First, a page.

In a worldwide investigation, researchers found that the majority of rodent-borne disease reservoirs prefer to reside solely or sporadically in or close to human houses and exhibit significant population swings. The COVID-19 pandemic has highlighted the necessity for more research into the methods through which illnesses propagate among animals. The study shows how the interaction of naturally occurring and human-caused variables influences the likelihood of virus transfer from animals to people. The “fast life” of rodents, which includes sexual maturity at a young age, several litters per year, and many young per litter, is a key factor in why they are significant disease reservoirs. But why can humans get infections carried by rodents?
“Most rodents that spread zoonotic pathogens, meaning pathogens spreading between animals and humans, show large population fluctuations, move at least occasionally indoors, or are hunted for meat or fur. Our results were consistent among pathogen types i.e., virus, bacteria, fungi, and parasites. And with transmission modes, i.e., intermediate, involvement of vectors or non-close and close contact, with close contact including inhalation of contaminated aerosols,” says Frauke Ecke, project leader and Professor at University of Helsinki, Finland and senior lecturer at Swedish University of Agricultural Sciences (SLU).
Survey of 436 rodent species worldwide
Researchers from SLU, the University of Helsinki, and the Cary Institute of Ecosystem Studies in the United States conducted a global quantitative investigation based on information gathered from databases and academic publications for the study that was published in Nature Communications. There are 436 species of rodents included in the study, of which 282 are recognised as reservoirs for zoonotic diseases. The relationship between the rodents’ preferred environments, population fluctuations, human hunting of rodents, and their role as reservoirs was investigated by the researchers.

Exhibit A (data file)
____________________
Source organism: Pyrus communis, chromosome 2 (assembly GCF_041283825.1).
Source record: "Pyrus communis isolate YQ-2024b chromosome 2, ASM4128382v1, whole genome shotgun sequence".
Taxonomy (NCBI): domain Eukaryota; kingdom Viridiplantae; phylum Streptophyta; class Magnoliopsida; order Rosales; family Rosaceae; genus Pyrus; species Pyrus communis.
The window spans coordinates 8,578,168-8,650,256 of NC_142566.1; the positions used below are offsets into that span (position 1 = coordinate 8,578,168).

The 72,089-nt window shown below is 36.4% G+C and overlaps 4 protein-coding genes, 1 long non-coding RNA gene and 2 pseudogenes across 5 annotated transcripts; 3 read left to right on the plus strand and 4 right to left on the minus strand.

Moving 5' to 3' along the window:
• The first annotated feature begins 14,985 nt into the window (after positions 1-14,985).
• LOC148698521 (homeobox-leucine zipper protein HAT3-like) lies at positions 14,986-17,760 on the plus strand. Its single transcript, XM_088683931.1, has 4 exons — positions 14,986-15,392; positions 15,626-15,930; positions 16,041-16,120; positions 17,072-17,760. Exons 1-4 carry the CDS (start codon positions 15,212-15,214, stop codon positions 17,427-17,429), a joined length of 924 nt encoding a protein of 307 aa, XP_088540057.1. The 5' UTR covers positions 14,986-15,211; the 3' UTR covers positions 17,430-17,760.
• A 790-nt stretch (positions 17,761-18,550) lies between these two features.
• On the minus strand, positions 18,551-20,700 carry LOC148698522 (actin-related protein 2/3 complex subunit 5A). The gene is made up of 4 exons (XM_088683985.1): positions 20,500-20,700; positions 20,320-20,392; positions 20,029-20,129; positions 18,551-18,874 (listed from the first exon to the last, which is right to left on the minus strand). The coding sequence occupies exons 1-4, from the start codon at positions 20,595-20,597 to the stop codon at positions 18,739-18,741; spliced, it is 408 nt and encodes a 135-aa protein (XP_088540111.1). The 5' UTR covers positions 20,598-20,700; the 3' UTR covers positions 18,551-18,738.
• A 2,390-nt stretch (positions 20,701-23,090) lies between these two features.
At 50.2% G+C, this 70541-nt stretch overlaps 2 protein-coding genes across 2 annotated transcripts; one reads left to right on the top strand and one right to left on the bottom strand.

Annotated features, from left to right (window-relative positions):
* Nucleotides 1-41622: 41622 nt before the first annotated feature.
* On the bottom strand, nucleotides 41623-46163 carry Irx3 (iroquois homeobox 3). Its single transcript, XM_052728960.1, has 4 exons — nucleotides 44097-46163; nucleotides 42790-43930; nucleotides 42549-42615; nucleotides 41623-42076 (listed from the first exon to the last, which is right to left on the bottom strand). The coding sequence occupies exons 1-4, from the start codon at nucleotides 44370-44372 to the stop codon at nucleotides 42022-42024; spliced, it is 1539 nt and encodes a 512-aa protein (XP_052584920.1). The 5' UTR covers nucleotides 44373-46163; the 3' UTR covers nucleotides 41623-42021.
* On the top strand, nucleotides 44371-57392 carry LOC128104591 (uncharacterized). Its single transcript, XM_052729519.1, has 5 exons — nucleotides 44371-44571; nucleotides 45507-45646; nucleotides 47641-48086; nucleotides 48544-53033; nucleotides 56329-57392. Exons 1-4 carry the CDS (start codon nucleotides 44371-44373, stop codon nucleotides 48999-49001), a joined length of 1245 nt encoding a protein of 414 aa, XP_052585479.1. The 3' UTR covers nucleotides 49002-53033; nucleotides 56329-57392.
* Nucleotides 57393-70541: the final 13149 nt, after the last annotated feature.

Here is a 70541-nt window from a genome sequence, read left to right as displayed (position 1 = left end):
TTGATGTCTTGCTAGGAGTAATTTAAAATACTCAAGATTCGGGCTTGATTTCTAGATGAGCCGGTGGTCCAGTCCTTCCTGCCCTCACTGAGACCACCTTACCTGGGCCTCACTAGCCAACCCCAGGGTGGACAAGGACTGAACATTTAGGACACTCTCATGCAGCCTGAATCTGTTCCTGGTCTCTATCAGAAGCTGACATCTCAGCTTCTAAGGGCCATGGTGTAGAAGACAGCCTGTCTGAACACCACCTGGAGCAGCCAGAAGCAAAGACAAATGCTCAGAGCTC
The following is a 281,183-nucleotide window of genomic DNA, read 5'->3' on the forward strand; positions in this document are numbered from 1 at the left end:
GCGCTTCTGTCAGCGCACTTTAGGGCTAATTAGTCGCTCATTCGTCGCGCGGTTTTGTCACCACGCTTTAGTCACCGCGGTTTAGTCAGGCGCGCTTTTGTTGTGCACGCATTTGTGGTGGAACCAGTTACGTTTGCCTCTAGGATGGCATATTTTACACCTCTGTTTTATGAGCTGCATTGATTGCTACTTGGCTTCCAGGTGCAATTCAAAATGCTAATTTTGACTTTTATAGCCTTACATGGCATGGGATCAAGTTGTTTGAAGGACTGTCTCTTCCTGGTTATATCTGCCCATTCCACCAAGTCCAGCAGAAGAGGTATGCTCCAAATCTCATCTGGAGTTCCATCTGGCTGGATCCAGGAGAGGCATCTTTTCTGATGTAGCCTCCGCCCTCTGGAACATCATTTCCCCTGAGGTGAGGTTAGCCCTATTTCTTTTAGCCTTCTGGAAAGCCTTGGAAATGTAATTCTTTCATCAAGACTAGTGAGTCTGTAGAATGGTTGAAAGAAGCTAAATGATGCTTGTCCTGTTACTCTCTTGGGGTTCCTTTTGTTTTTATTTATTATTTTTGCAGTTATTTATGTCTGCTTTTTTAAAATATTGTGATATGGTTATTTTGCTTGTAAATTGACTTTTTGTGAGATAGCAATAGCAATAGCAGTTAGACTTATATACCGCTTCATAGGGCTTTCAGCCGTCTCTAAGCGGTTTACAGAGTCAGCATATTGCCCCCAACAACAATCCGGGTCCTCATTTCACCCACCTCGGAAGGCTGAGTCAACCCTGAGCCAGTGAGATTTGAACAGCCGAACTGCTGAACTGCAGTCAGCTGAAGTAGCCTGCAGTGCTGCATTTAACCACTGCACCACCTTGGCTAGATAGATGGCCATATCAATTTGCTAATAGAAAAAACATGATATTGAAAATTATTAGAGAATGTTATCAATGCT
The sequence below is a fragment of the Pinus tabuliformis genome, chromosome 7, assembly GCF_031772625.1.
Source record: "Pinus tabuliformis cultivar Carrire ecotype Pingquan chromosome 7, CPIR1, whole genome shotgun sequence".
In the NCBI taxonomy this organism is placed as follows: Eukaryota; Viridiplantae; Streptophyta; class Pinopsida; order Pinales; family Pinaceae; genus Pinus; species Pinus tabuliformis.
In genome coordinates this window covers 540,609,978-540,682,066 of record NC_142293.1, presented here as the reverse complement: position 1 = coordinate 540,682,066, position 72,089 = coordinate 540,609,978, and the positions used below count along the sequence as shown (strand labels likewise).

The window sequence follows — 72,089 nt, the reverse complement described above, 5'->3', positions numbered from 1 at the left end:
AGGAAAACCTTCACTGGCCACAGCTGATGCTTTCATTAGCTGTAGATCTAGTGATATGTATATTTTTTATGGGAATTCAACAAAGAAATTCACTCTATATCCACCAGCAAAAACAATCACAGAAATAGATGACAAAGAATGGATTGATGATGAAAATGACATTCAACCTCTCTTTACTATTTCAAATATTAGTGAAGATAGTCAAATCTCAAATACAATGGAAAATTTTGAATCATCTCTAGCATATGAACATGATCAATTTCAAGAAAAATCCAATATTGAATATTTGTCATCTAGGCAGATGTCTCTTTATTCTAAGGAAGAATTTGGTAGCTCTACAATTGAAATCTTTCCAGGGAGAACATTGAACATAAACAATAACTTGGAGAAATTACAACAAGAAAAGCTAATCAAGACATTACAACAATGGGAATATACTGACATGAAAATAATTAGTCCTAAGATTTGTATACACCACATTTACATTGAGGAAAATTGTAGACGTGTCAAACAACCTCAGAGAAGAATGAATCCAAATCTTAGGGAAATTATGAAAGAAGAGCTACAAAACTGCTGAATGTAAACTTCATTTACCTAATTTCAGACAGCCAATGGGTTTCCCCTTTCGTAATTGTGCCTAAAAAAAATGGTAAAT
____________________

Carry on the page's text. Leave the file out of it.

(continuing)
“It is remarkable how consistent the results are among continents, disease systems and rodent species,” says Rick Ostfeld, co-leader of the study. It’s riskier in some parts of the world to contract zoonoses from rodents. The researchers have also pinpointed areas where there is a significant danger of human-to-rodent illness transfer.
The risk extends throughout a large portion of Europe, particularly central and northern Europe, as well as eastern Asia, eastern China, sections of South America, south-east Australia, and eastern areas of North America.
“If people encounter a rodent in these regions, there is a high risk that this rodent carries zoonotic pathogens,” says Ecke. The bank vole in Europe, the deer mouse in North America, and the Azara’s Grass Mouse in South America are a few examples of these pathogen-carrying rodents. These animals may go inside and have significant population changes.
“It is especially the large population fluctuations together with the disturbance of the rodents’ natural habitat that can explain why rodents move nearby and into human dwellings. This movement behaviour is typical for so-called generalists, which are species that can cope with many different environments. These generalists are the most important reservoirs of pathogens,” explains Ecke.